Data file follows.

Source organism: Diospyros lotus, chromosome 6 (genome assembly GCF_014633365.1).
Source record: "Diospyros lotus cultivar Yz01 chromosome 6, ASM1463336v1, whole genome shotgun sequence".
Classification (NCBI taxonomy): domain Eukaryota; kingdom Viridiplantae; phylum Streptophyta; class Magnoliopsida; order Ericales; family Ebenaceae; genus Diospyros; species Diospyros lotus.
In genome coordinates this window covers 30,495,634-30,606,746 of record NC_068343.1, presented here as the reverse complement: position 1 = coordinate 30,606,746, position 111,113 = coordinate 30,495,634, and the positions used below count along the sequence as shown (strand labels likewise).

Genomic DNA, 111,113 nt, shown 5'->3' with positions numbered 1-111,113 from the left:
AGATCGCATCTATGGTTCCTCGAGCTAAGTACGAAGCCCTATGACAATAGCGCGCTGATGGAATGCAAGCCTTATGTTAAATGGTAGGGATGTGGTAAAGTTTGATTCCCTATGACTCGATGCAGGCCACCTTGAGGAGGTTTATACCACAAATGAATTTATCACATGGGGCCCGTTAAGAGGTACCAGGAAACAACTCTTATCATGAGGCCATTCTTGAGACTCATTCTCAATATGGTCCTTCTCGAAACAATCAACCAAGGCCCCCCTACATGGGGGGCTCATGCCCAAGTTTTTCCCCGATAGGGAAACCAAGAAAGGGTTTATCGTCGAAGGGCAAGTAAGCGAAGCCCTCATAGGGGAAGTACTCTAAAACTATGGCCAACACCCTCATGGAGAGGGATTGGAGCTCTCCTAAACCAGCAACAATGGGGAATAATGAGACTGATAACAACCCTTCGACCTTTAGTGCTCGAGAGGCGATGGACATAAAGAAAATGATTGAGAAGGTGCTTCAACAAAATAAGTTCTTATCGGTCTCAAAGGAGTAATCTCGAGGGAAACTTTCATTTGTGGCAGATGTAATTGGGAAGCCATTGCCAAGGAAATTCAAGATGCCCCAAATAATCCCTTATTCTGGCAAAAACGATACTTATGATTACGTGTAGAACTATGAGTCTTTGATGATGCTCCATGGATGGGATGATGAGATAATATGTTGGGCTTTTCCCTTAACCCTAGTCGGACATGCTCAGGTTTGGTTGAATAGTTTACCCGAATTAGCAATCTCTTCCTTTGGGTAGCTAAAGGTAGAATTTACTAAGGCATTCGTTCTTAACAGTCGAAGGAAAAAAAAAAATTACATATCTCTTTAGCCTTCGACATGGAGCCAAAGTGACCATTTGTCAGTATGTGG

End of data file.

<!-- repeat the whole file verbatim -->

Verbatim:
Source organism: Diospyros lotus, chromosome 6 (genome assembly GCF_014633365.1).
Source record: "Diospyros lotus cultivar Yz01 chromosome 6, ASM1463336v1, whole genome shotgun sequence".
Classification (NCBI taxonomy): domain Eukaryota; kingdom Viridiplantae; phylum Streptophyta; class Magnoliopsida; order Ericales; family Ebenaceae; genus Diospyros; species Diospyros lotus.
In genome coordinates this window covers 30,495,634-30,606,746 of record NC_068343.1, presented here as the reverse complement: position 1 = coordinate 30,606,746, position 111,113 = coordinate 30,495,634, and the positions used below count along the sequence as shown (strand labels likewise).

Genomic DNA, 111,113 nt, shown 5'->3' with positions numbered 1-111,113 from the left:
AGATCGCATCTATGGTTCCTCGAGCTAAGTACGAAGCCCTATGACAATAGCGCGCTGATGGAATGCAAGCCTTATGTTAAATGGTAGGGATGTGGTAAAGTTTGATTCCCTATGACTCGATGCAGGCCACCTTGAGGAGGTTTATACCACAAATGAATTTATCACATGGGGCCCGTTAAGAGGTACCAGGAAACAACTCTTATCATGAGGCCATTCTTGAGACTCATTCTCAATATGGTCCTTCTCGAAACAATCAACCAAGGCCCCCCTACATGGGGGGCTCATGCCCAAGTTTTTCCCCGATAGGGAAACCAAGAAAGGGTTTATCGTCGAAGGGCAAGTAAGCGAAGCCCTCATAGGGGAAGTACTCTAAAACTATGGCCAACACCCTCATGGAGAGGGATTGGAGCTCTCCTAAACCAGCAACAATGGGGAATAATGAGACTGATAACAACCCTTCGACCTTTAGTGCTCGAGAGGCGATGGACATAAAGAAAATGATTGAGAAGGTGCTTCAACAAAATAAGTTCTTATCGGTCTCAAAGGAGTAATCTCGAGGGAAACTTTCATTTGTGGCAGATGTAATTGGGAAGCCATTGCCAAGGAAATTCAAGATGCCCCAAATAATCCCTTATTCTGGCAAAAACGATACTTATGATTACGTGTAGAACTATGAGTCTTTGATGATGCTCCATGGATGGGATGATGAGATAATATGTTGGGCTTTTCCCTTAACCCTAGTCGGACATGCTCAGGTTTGGTTGAATAGTTTACCCGAATTAGCAATCTCTTCCTTTGGGTAGCTAAAGGTAGAATTTACTAAGGCATTCGTTCTTAACAGTCGAAGGAAAAAAAAAAATTACATATCTCTTTAGCCTTCGACATGGAGCCAAAGTGACCATTTGTCAGTATGTGG